The Maryland Court of Appeals ruled on Thursday that the trials of the remaining five Baltimore police officers charged in the death of Freddie Gray cannot move forward until a panel of judges determines whether one of the officers can be compelled to testify against the others — a process that could take as long as five months.
The decision will delay the trial of officer Edward Nero, which was scheduled to begin next Monday, as well as those of Garret Miller, Brian Rice, and the retrial of William Porter. The trials of the other two officers, Caesar Goodson and Alicia White, had been delayed by a previous decision.
The delay in the trials, first reported by the Baltimore Sun, comes after Baltimore Circuit Judge Barry Williams issued an order requiring Officer Porter — whose trial ended in a hung jury — to testify for the prosecution in the trial of Officer Goodson.
Officer Porter appealed Wiliams' decision to the higher court and was granted a hearing. The Court of Appeals also ordered the trials of Goodson and White to be delayed until the issue could be resolved.
The other three trials were supposed to proceed as scheduled — until the prosecution decided it wanted to call Porter as a witness in those cases as well, asking Williams to halt the trials. Williams denied the request, but the Court of Appeals granted it.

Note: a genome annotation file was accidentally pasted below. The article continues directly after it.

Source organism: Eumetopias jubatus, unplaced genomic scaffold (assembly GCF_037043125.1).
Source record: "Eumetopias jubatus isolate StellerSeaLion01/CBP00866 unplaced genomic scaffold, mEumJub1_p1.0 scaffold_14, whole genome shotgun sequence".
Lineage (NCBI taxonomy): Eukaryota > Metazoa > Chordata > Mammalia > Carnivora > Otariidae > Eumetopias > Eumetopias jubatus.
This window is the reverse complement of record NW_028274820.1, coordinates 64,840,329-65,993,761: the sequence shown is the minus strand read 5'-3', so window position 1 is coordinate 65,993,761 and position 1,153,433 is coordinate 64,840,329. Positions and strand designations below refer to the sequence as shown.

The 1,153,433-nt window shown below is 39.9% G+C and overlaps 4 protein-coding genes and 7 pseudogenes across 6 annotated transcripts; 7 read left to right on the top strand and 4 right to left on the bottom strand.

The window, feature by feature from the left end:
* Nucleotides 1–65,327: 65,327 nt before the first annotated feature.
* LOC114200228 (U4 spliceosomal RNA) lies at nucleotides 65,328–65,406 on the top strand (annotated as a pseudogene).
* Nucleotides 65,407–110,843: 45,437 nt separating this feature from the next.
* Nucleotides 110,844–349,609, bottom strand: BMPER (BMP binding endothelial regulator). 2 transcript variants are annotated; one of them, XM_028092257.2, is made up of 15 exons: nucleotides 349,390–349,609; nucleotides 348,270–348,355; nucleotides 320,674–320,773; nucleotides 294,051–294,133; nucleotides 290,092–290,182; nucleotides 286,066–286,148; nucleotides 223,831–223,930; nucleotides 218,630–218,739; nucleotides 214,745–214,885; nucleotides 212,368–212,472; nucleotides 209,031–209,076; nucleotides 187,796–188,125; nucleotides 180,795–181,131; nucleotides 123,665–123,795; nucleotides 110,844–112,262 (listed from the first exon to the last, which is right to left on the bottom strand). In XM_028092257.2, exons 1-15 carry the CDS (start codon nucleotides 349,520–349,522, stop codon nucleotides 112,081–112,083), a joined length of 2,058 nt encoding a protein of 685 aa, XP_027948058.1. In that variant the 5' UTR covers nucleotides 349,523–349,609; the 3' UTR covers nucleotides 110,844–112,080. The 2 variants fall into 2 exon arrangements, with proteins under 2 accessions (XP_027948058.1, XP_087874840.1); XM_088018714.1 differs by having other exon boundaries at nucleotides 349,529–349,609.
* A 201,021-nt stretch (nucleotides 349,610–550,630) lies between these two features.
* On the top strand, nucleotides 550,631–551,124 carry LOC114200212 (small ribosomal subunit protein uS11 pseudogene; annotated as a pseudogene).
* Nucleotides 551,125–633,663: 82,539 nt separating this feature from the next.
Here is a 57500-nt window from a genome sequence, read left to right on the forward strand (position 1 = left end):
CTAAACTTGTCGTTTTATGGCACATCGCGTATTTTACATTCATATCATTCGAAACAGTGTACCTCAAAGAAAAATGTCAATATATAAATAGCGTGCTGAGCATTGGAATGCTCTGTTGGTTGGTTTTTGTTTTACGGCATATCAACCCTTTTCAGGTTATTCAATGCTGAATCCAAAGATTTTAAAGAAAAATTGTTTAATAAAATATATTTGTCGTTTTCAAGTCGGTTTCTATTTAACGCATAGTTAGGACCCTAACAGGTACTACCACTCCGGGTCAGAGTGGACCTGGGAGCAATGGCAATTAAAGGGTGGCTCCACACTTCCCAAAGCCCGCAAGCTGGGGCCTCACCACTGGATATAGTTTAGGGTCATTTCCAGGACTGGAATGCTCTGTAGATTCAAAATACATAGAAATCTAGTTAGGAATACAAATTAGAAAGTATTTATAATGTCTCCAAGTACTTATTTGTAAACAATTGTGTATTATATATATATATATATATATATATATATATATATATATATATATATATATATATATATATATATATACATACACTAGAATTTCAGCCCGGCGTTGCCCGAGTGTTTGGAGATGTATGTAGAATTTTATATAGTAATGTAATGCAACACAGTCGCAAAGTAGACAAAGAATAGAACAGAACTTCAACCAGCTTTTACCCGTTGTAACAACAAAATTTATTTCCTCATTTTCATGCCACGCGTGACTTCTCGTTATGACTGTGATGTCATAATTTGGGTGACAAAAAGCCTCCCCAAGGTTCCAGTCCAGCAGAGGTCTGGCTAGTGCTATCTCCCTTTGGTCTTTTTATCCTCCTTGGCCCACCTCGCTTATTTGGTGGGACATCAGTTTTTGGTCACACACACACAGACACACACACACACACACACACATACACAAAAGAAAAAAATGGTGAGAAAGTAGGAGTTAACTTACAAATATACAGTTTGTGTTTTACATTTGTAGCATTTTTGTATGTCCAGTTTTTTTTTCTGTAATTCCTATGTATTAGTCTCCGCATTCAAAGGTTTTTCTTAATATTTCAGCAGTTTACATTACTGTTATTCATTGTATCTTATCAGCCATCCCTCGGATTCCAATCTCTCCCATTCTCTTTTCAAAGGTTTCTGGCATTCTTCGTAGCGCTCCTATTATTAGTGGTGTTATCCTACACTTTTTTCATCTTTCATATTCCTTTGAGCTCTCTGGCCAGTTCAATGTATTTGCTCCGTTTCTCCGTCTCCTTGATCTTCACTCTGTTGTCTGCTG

The delay in the trials will further slow down a set of criminal cases that has captured Baltimore's attention.
Gray, a 25-year-old black resident of the city's impoverished west side, died last April of injuries sustained while in police custody. His death unleashed widespread demonstrations that provided cover for some rioters.
The unrest ended on May 1, when State's Attorney Marilyn Mosby, Baltimore's top prosecutor, announced her intentions to charge all six officers. They have pleaded not guilty.
The Court of Appeals is scheduled to hear arguments on the case on March 3. Maryland law gives the court up to 120 days to make decisions of this kind.